Cancer research

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Sidney Farber is regarded as the father of modern chemotherapy.

Cancer research is research into cancer to identify causes and develop strategies for prevention, diagnosis, treatment, and cure.[1]

Cancer research ranges from epidemiology, molecular bioscience to the performance of clinical trials to evaluate and compare applications of the various cancer treatments. These applications include surgery, radiation therapy, chemotherapy, hormone therapy, immunotherapy and combined treatment modalities such as chemo-radiotherapy. Starting in the mid-1990s, the emphasis in clinical cancer research shifted towards therapies derived from biotechnology research, such as cancer immunotherapy and gene therapy.

Cancer research is done in academia, research institutes, and corporate environments, and is largely government funded.

History[edit]

Cancer research has been ongoing for centuries. Early research focused on the causes of cancer.[2] Percivall Pott identified the first environmental trigger (chimney soot) for cancer in 1775 and cigarette smoking was identified as a cause of lung cancer in 1950. Early cancer treatment focused on improving surgical techniques for removing tumors. Radiation therapy took hold in the 1900s. Chemotherapeutics were developed and refined throughout the 20th century.

The U.S. declared a "War on Cancer" in the 1970s, and increased the funding and support for cancer research.[3]

Seminal papers[edit]

Some of the most highly-cited and most influential research reports include:

Types of research[edit]

Cancer research encompasses a variety of types and interdisciplinary areas of research. Scientists involved in cancer research may be trained in areas such as chemistry, biochemistry, molecular biology, physiology, medical physics, epidemiology, and biomedical engineering. Research performed on a foundational level is referred to as basic research and is intended to clarify scientific principles and mechanisms. Translational research aims to elucidate mechanisms of cancer development and progression and transform basic scientific findings into concepts that can be applicable to the treatment and prevention of cancer. Clinical research is devoted to the development of pharmaceuticals, surgical procedures, and medical technologies for the eventual treatment of patients.

Prevention and epidemiology[edit]

Cause and development of cancer[edit]

Numerous cell signaling pathways are disrupted in the development of cancer.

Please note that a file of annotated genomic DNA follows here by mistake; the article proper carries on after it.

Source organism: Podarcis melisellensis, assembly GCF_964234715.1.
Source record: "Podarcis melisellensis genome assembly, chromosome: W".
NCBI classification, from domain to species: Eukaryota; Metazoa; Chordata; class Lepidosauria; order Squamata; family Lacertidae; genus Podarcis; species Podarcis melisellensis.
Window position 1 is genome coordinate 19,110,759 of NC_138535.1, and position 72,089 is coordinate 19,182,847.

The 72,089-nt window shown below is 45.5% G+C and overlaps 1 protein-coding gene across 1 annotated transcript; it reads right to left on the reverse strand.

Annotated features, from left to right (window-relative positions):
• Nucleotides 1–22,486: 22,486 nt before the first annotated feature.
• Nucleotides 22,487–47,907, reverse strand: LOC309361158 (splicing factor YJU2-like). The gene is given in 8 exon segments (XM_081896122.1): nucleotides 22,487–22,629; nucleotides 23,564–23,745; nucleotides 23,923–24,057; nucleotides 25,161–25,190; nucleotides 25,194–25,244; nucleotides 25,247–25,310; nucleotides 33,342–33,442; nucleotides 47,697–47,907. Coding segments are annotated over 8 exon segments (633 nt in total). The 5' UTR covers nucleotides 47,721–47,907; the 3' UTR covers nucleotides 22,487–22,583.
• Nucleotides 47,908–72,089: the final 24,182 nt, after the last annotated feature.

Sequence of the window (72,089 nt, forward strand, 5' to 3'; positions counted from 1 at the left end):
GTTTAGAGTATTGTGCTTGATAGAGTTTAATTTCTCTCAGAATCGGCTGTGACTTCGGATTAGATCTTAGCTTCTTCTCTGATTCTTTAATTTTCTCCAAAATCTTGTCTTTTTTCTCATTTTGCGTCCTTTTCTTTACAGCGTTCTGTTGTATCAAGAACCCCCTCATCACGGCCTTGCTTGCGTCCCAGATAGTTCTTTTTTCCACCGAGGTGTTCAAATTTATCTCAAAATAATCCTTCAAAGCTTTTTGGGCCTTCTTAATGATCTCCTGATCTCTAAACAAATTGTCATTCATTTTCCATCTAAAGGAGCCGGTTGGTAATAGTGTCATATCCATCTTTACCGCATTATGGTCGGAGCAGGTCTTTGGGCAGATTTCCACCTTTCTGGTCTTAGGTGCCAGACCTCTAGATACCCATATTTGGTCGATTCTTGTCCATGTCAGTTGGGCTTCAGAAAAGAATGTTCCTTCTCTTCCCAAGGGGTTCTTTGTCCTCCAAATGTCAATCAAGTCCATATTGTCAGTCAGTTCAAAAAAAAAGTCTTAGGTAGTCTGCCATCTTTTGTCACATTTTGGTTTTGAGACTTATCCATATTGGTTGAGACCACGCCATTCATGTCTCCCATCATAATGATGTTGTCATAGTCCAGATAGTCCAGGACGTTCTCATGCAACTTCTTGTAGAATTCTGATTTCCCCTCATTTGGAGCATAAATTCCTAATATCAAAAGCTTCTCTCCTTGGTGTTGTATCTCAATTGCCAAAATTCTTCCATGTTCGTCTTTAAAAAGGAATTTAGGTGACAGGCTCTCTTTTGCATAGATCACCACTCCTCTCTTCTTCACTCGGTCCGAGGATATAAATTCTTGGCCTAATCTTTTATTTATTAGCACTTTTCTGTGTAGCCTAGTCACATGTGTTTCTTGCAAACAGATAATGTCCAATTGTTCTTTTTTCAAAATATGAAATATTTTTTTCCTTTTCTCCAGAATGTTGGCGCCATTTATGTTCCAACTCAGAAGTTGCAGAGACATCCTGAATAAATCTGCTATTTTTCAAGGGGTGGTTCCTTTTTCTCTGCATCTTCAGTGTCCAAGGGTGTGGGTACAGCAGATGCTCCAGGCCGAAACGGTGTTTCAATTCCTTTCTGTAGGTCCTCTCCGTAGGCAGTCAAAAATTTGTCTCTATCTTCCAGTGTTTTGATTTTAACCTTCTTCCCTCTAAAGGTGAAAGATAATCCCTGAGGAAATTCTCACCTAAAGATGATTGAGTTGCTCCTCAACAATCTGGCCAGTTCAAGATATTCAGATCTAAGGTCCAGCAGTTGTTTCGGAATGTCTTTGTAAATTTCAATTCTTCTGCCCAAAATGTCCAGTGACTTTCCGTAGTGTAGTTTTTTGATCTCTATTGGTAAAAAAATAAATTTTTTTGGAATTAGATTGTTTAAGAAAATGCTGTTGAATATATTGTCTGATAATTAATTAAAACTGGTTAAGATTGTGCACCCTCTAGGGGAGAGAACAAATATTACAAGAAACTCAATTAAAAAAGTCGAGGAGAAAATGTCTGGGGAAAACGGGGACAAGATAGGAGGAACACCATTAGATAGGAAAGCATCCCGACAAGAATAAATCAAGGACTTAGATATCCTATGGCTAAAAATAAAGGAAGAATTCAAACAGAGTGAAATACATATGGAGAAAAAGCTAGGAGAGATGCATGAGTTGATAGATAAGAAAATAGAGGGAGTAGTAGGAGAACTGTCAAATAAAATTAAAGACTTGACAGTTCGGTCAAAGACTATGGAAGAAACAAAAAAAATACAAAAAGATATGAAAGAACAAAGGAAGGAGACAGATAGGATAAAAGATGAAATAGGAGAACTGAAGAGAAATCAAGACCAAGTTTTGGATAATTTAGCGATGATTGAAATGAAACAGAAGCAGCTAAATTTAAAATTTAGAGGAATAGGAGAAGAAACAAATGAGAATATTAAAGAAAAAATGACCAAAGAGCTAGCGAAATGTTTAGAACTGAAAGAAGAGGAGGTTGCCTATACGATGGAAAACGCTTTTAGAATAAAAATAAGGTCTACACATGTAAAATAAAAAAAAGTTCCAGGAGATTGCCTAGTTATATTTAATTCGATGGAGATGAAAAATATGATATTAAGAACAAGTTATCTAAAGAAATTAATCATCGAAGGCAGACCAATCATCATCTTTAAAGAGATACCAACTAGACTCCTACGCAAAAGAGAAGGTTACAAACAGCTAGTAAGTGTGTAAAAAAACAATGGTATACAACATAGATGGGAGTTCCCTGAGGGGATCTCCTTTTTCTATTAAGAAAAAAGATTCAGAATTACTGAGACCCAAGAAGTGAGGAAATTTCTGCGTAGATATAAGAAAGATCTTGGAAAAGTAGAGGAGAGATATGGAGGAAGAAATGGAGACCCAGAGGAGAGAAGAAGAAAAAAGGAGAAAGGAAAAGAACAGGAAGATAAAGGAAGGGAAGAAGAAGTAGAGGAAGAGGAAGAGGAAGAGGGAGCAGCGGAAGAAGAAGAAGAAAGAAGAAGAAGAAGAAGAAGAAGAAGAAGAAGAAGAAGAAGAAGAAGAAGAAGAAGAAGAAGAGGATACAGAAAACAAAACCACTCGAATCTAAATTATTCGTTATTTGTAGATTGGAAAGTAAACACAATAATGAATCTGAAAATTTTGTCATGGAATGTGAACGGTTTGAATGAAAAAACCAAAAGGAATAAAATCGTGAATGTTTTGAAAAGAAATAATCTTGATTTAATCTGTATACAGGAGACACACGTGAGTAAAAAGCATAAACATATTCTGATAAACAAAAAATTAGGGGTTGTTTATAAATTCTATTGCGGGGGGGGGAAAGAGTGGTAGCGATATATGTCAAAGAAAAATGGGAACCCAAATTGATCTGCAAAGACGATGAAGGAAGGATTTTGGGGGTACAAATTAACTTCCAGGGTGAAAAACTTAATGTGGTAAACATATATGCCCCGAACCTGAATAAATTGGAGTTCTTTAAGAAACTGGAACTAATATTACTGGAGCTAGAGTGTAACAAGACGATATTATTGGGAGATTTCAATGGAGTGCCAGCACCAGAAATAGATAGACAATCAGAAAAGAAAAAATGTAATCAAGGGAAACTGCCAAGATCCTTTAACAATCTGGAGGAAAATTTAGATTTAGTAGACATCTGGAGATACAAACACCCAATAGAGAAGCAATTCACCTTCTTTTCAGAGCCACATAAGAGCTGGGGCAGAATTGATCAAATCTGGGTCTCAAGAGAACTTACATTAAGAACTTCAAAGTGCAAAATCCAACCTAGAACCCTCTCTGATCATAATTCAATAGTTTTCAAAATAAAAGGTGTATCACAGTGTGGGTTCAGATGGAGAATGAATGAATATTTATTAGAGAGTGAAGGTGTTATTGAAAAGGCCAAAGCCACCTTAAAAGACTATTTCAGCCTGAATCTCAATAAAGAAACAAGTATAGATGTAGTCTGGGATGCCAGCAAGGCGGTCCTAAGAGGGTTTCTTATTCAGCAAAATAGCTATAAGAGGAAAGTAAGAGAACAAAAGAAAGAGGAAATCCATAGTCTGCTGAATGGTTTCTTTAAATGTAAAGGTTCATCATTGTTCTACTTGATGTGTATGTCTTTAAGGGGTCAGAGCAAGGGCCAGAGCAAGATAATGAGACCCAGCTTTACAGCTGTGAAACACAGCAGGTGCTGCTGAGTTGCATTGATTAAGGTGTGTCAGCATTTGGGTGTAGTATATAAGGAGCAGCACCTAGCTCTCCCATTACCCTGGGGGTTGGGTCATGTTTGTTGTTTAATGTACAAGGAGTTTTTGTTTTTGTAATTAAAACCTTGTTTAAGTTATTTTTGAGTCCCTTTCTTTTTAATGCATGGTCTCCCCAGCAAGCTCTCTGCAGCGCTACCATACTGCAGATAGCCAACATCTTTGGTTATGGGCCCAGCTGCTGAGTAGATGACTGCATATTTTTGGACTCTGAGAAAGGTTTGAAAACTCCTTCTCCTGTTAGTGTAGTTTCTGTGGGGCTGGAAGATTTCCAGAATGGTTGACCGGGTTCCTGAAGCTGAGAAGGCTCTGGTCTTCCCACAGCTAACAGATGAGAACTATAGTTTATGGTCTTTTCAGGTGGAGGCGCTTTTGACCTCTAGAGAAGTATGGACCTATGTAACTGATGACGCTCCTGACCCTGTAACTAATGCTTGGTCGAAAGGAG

Research into the cause of cancer involves many different disciplines including genetics, diet, environmental factors (i.e. chemical carcinogens). In regard to investigation of causes and potential targets for therapy, the route used starts with data obtained from clinical observations, enters basic research, and, once convincing and independently confirmed results are obtained, proceeds with clinical research, involving appropriately designed trials on consenting human subjects, with the aim to test safety and efficiency of the therapeutic intervention method. An important part of basic research is characterization of the potential mechanisms of carcinogenesis, in regard to the types of genetic and epigenetic changes that are associated with cancer development. The mouse is often used as a mammalian model for manipulation of the function of genes that play a role in tumor formation, while basic aspects of tumor initiation, such as mutagenesis, are assayed on cultures of bacteria and mammalian cells.

Genes involved in cancer[edit]

The goal of oncogenomics is to identify new oncogenes or tumor suppressor genes that may provide new insights into cancer diagnosis, predicting clinical outcome of cancers, and new targets for cancer therapies. As the Cancer Genome Project stated in a 2004 review article, "a central aim of cancer research has been to identify the mutated genes that are causally implicated in oncogenesis (cancer genes)."[4] The Cancer Genome Atlas project is a related effort investigating the genomic changes associated with cancer, while the COSMIC cancer database documents acquired genetic mutations from hundreds of thousands of human cancer samples.[5]

These large scale projects, involving about 350 different types of cancer, have identified ~130,000 mutations in ~3000 genes that have been mutated in the tumours. The majority occurred in 319 genes, of which 286 were tumour suppressor genes and 33 oncogenes.

Several hereditary factors can increase the chance of cancer-causing mutations, including the activation of oncogenes or the inhibition of tumor suppressor genes. The functions of various onco- and tumor suppressor genes can be disrupted at different stages of tumor progression. Mutations in such genes can be used to classify the malignancy of a tumor.